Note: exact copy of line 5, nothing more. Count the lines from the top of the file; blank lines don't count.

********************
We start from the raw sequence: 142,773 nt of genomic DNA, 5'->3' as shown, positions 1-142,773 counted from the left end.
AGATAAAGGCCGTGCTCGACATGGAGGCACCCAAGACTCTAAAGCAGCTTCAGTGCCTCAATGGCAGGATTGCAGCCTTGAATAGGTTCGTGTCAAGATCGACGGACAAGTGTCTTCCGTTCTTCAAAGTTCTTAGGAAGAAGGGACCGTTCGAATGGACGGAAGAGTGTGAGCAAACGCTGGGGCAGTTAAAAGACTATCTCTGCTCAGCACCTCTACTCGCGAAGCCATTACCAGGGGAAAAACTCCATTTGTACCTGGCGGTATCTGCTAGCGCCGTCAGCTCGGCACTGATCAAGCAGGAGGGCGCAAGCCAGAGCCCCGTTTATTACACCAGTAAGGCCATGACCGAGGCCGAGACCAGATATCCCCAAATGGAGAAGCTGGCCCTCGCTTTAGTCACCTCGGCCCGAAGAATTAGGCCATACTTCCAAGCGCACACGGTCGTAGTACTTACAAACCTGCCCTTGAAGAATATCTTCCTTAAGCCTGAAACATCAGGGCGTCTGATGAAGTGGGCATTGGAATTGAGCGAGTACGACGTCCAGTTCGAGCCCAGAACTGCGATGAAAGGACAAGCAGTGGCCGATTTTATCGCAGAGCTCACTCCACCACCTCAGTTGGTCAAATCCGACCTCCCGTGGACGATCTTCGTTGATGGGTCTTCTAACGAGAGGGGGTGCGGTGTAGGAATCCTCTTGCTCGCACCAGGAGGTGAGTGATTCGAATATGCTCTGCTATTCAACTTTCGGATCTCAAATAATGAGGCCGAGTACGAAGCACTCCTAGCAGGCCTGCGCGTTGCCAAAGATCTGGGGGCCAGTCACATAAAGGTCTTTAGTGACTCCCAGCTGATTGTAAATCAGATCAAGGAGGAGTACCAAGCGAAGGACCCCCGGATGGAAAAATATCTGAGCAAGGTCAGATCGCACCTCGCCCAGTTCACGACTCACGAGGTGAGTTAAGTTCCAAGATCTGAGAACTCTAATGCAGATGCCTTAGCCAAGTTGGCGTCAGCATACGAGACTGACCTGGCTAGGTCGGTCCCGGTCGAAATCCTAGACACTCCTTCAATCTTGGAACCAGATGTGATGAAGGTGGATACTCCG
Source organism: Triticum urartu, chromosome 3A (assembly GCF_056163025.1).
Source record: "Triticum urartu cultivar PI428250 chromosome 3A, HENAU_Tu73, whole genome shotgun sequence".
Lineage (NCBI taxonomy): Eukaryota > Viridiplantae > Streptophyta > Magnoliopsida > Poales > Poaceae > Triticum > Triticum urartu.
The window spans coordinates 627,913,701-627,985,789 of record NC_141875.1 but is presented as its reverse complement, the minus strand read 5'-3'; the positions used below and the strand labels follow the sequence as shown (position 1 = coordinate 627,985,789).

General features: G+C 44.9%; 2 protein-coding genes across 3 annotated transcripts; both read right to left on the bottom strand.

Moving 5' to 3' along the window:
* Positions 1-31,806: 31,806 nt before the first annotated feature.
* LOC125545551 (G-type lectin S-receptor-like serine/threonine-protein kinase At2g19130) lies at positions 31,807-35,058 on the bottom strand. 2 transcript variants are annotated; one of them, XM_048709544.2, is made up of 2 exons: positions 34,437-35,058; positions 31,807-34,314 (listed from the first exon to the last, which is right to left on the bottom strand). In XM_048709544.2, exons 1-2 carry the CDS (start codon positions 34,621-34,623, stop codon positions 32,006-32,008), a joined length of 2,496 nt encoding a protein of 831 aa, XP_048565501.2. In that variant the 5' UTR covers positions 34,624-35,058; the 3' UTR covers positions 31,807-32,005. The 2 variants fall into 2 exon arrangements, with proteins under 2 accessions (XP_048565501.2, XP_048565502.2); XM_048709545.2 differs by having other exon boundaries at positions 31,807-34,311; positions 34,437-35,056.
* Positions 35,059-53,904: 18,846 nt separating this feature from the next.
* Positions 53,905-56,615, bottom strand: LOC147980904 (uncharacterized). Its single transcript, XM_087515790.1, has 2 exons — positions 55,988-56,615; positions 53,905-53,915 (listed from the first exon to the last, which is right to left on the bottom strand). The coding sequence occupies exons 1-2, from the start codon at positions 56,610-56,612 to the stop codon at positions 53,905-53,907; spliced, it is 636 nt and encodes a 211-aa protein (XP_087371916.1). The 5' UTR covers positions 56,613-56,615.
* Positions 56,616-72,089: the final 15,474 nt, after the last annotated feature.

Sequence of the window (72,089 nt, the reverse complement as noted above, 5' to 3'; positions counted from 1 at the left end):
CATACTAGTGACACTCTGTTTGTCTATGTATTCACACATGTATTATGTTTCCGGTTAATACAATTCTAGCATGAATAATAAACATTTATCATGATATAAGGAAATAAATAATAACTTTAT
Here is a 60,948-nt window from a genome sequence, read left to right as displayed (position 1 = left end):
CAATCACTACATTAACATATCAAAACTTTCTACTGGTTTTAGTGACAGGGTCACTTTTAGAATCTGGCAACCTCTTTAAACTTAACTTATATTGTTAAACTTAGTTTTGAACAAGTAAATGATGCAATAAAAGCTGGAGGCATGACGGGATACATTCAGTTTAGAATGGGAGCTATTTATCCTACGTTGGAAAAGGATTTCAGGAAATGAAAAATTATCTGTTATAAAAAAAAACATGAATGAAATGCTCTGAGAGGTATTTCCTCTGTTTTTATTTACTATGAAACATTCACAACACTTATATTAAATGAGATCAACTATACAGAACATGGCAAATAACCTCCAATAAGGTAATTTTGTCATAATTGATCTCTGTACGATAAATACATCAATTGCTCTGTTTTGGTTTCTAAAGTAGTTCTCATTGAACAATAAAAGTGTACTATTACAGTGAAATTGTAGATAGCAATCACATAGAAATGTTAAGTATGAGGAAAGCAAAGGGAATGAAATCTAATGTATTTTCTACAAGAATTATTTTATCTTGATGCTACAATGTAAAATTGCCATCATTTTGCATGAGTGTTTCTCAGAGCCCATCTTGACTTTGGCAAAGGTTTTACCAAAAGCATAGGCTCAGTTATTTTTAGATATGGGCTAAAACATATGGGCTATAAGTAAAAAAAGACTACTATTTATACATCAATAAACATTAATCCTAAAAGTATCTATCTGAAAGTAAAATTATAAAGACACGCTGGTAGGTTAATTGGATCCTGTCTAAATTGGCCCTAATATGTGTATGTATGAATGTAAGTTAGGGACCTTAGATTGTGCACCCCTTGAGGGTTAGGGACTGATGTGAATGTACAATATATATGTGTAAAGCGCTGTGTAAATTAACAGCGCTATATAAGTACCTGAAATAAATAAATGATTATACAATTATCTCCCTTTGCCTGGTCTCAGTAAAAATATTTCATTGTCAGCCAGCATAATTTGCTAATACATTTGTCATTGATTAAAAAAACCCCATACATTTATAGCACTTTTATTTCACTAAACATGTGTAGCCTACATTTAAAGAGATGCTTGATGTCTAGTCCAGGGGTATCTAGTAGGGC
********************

Lineage (NCBI taxonomy): Eukaryota > Viridiplantae > Streptophyta > Magnoliopsida > Poales > Poaceae > Triticum > Triticum urartu.